Did Someone Really Steal Your Tax Refund Check?
In 2021 alone, the IRS identified almost $2.2 billion in tax fraud [*]. And that’s only the scammers that got caught.
The worst part? Many Americans don’t realize they’re a victim of a tax scam until it’s too late. They file taxes as usual but the IRS rejects their legitimate tax return saying they already submitted and received a refund. But where’s the money?
Scammers commit tax identity theft by claiming taxes in your name. All they need is a bit of stolen information like your name, Social Security number, and address. This means that if someone stole your tax refund, they may have also stolen your identity.
In this guide, we’ll show you how to identify the warning signs of tax identity theft, what to do if someone steals your tax refund, and how to get your money back.
How Do Criminals Steal Your Tax Refund Check?
The easiest way for criminals to steal your tax refund check is if they have access to the physical check.
If fraudsters have access to your mailbox (or they use a change-of-address scam to reroute your mail to somewhere they have access), they can simply steal your tax refund check and cash it at any number of retailers or check-cashing stores.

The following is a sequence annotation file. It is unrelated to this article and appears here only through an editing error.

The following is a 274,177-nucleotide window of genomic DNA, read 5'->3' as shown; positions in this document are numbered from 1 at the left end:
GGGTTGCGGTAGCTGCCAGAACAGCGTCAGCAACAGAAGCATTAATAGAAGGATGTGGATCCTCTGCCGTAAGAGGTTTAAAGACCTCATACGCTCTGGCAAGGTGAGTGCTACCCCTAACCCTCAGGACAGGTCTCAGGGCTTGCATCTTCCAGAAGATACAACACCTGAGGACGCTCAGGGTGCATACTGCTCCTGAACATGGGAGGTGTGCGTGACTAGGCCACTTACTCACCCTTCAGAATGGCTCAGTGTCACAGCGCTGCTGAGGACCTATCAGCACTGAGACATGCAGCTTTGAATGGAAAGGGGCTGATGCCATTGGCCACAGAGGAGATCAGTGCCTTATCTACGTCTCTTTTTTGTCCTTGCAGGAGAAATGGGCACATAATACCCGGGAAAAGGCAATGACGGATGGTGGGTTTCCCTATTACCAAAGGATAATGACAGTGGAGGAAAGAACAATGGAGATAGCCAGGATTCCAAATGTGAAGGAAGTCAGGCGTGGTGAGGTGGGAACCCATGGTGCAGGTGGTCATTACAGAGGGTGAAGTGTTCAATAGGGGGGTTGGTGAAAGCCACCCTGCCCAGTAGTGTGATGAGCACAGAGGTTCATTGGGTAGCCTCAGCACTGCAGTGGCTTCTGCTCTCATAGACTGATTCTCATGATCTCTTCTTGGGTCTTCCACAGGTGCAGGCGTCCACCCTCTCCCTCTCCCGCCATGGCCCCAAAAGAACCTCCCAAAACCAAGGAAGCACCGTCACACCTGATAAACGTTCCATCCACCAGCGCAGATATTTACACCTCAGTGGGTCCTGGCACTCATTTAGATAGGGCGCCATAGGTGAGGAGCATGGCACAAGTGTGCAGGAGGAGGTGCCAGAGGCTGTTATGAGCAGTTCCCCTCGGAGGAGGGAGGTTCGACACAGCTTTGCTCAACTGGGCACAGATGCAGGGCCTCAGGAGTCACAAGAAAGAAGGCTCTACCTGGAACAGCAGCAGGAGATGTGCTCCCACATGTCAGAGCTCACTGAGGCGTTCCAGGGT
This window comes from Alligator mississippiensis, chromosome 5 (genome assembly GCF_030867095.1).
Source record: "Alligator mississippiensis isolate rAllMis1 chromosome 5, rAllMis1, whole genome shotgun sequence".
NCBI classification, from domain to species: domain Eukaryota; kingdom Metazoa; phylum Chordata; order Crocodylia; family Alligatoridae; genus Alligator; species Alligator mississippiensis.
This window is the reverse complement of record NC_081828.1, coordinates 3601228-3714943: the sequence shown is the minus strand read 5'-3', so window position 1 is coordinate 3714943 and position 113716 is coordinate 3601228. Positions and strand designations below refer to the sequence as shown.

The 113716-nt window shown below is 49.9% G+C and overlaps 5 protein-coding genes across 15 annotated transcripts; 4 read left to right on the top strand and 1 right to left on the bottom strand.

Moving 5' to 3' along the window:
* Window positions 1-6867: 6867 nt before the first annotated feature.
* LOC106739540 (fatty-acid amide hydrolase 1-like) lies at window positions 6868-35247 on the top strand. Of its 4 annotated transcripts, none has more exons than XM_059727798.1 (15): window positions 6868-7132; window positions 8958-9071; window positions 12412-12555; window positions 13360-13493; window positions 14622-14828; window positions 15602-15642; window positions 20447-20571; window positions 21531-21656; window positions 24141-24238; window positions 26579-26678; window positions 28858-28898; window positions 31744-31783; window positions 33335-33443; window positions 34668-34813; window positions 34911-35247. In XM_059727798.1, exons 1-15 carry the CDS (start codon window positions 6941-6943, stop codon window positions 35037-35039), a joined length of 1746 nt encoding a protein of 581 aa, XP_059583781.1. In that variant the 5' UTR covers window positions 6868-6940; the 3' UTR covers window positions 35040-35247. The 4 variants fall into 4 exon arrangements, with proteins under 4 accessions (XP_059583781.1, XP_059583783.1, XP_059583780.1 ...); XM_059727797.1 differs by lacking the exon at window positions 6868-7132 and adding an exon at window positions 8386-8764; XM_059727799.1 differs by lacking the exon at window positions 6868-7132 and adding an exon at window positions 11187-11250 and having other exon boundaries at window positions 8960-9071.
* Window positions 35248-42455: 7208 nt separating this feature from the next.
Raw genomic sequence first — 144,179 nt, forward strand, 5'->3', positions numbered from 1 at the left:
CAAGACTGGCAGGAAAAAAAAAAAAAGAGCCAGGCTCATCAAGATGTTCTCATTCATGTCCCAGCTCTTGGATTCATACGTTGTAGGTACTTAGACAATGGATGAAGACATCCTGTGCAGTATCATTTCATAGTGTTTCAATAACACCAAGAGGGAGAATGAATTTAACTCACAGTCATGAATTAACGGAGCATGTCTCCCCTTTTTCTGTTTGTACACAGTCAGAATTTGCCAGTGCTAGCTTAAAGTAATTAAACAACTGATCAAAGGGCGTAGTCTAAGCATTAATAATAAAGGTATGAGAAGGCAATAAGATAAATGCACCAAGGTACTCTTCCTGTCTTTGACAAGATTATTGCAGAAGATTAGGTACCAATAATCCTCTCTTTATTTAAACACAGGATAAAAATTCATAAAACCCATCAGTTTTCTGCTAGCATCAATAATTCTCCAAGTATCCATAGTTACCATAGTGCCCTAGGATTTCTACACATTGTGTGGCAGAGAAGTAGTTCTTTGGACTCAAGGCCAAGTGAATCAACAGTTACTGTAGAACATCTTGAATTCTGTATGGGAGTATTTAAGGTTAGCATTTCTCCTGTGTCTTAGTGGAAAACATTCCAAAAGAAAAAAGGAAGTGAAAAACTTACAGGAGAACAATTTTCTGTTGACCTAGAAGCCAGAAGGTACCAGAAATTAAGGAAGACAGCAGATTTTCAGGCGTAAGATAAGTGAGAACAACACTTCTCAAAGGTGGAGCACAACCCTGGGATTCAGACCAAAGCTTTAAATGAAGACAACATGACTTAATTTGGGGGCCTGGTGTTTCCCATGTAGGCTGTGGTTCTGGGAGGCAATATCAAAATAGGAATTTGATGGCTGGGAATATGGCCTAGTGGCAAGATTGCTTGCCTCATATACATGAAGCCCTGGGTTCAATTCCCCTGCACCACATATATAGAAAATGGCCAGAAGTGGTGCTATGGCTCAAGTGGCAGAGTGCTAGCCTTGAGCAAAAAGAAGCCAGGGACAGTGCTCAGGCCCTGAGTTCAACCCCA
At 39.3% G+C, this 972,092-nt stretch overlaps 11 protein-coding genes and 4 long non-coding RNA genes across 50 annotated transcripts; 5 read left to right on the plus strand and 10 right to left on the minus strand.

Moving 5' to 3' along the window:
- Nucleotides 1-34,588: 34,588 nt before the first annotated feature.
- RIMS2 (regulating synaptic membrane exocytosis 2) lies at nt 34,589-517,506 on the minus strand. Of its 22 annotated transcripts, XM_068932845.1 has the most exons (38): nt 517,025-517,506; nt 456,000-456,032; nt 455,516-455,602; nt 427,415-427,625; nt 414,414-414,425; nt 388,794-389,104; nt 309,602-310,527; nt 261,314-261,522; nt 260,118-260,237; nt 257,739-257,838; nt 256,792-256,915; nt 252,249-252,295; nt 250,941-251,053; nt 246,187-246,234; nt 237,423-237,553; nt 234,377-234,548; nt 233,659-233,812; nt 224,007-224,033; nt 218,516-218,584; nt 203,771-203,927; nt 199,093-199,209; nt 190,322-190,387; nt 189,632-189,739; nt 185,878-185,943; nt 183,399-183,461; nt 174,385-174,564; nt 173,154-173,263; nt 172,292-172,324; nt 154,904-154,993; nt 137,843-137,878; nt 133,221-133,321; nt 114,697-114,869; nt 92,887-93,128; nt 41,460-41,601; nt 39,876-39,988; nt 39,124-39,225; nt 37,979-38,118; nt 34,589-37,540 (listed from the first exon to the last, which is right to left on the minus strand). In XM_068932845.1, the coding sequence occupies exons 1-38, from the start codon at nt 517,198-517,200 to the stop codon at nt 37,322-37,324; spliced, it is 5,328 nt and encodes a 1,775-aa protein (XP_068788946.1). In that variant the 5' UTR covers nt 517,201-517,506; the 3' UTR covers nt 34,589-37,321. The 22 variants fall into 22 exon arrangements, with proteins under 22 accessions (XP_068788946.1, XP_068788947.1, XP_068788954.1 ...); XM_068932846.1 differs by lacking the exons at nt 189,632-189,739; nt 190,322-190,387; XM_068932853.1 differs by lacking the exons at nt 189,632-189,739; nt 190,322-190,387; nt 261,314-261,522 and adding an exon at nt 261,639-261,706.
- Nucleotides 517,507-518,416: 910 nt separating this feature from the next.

They can also endorse it to themselves and deposit it into their own accounts. There are even apps that allow you to deposit checks from your phone.
But another type of tax refund theft is becoming more common: Stolen Identity Refund Fraud (SIRF).
And the consequences of SIRF for taxpayers may be much worse than losing a tax refund check.
What Is Stolen Identity Refund Fraud (SIRF)?
SIRF occurs when identity thieves use your stolen personally identifiable information (PII) to file an income tax return before you do.
Tax scammers will often use fake income information and claim bogus benefits to get the biggest return possible. And while the thief receives your fraudulent tax refund check, the IRS flags your legitimate one as a duplicate.
Unfortunately, this scam is easy for criminals to pull off. All they need to commit tax refund fraud is your name, birthday date, and Social Security number (SSN).